This bread board is a perfect display piece in your kitchen or on a dining room table. It is functional as a serving board. It's a quick and easy afternoon project that's a great addition in your home or makes a great gift. It is made from beautiful maple and walnut hardwoods.

Difficulty moderate


Kreg Tools

Other Tools

  • Jigsaw
  • Miter Saw
    Miter Saw
  • Table Saw
    Table Saw
  • Tape Measure
    Tape Measure
  • Clamps
  • Drill (cordless)
    Drill (cordless)
  • Router
  • Sander
  • Shop Vacuum
    Shop Vacuum


Wood Products

  • 1 Maple Board , 1x8 , 72"
  • 1 Walnut Board , 1x2 , 48"

Hardware & Supplies

  • 24 1 1/4" Kreg Pocket Hole Screws (Hardwood)
  • 1 Wood Glue
  • 24 Pocket Hole Plugs (purchased or made with a Kreg Plug Cutter)

Cut List & Parts

  • 8 Maple Board , 3/4 x 7 1/4" x 7"
  • 1 Maple Board , 3/4" x 7 1/4" x 9
  • 2 Walnut Boards , 3/4" x 1" x 21 3/4"


  • Cut & Arrange

    Cut the maple and walnut pieces to size and layout on a flat surface as per the diagram.

  • Drill Pocket Holes

    Drill pocket holes as per the attached diagram and measurements provided. After you drill the pocket holes in each piece, place it back in order.

  • Attach Maple Sections

    Attach the maple boards in each section to each other using wood glue, clamps and 1 1/4" Kreg hardwood pocket hole screws.

  • Attach Sections to Walnut

    Attach the three maple sections to the walnut pieces with wood glue, clamps and 1 1/4" Kreg Pocket Hole Screws.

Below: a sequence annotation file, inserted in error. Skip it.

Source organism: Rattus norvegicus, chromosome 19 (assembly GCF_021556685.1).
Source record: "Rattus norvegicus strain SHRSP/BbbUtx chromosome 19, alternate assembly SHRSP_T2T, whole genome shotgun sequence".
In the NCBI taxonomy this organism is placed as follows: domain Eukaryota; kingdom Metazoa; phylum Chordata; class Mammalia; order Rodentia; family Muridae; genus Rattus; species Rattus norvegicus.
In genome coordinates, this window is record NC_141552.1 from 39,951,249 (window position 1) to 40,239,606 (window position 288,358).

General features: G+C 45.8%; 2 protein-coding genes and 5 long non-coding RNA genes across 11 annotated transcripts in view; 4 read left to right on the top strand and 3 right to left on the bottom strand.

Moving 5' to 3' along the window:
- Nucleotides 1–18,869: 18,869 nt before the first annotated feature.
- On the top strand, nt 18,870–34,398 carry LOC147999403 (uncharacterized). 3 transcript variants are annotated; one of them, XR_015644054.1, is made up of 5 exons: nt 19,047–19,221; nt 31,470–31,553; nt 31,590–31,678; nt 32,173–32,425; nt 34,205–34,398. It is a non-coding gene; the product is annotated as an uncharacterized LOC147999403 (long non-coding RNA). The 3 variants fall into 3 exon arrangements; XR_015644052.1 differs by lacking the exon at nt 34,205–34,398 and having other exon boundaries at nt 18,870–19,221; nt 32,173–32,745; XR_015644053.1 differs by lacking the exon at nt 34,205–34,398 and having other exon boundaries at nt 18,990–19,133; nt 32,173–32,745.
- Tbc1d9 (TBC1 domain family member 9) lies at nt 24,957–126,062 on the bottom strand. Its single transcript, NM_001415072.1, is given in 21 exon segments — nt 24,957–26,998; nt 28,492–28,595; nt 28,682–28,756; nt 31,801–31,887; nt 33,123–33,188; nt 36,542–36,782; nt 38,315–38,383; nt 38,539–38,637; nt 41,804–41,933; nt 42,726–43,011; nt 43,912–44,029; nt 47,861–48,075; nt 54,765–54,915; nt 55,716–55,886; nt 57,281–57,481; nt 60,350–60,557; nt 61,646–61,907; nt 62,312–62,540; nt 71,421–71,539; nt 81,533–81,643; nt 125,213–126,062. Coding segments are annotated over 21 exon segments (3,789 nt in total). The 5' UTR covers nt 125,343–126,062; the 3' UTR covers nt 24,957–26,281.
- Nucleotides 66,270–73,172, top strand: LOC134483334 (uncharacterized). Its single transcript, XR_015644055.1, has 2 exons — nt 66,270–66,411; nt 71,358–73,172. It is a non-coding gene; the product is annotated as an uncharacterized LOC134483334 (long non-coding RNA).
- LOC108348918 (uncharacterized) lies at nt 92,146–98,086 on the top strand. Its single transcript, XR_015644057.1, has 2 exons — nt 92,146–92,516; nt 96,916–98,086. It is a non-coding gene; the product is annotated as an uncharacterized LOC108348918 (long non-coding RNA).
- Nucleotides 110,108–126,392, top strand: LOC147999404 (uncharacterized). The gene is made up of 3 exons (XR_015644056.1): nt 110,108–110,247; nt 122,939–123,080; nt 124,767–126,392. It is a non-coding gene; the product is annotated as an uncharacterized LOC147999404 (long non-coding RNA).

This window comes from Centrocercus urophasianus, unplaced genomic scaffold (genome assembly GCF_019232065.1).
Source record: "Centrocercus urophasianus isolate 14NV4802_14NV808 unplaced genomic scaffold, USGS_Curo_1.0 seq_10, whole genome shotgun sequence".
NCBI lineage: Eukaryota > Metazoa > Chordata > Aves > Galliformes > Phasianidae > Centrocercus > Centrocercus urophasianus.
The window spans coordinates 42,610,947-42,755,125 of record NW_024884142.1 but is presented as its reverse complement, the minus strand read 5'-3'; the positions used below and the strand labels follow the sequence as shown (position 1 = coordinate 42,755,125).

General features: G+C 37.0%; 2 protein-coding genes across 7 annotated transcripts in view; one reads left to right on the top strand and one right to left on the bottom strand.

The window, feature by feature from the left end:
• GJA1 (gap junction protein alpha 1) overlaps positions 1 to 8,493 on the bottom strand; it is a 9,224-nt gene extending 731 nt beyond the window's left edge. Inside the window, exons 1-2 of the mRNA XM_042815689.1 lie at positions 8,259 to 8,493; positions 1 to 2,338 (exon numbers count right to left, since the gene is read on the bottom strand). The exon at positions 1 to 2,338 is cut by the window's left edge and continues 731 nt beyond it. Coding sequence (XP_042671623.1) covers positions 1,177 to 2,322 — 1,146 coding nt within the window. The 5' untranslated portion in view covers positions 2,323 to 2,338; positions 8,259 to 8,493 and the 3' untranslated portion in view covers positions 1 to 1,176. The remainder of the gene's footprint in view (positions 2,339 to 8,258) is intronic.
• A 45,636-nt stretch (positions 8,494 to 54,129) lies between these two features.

• Fill Holes with Plugs (optional)

    Fill all pocket holes with maple pocket hole plugs. You can either purchase these from Kreg or purchase the Kreg Plug Cutter and make 24 plugs from the leftover maple lumber. This will give your board a clean and finished look on both sides. Add wood glue in each hole and then insert a plug.

  • Initial Sanding

    Sand using an orbital sander fitted with either a 60 or 80 grit sandpaper to smooth out the seams and pocket hole plugs.

  • Cut Circle & Handle

    Find the center of the board by drawing a line from corner to corner as shown on the diagram. Create a circle jig using a scrap piece of wood or cardboard that is about 1/4" thick, 1" wide and 10" long. Drill a 3/16" hole at one end, and then drill another 3/16" hole 9 1/2" from that hole. Temporarily attach the one end to the center mark of the board with a nail or screw. Use a pencil in the other hole to scribe the outline of the circle. Draw a straight line 2 1/2" from either side of the center board at the top down to the top of the circle to create the handle. You can also round out the area where the handle meets the bread board. Cut out carefully using a jigsaw fitted with a scroll blade.

  • Cut Hole in the Handle

    Using a 3/4" spade drill bit to cut a hole in the handle. You can choose a location higher up in the handle or closer to the center.

  • Round Edges (optional)

    If you own a router, you can round out the corners on the front and back with a roundover bit. If you don't own a router and still want to round them out, just use your orbital sander and carefully sand down the edges to round them out.

  • Final Sand & Oil

    Sand with a 120 grit sandpaper, followed by 220 grit sandpaper to give the bread board a smooth finish. Use a butcher block oil, mineral oil, or other food-safe oil on the board by coating it several times, letting the oil soak in between coats.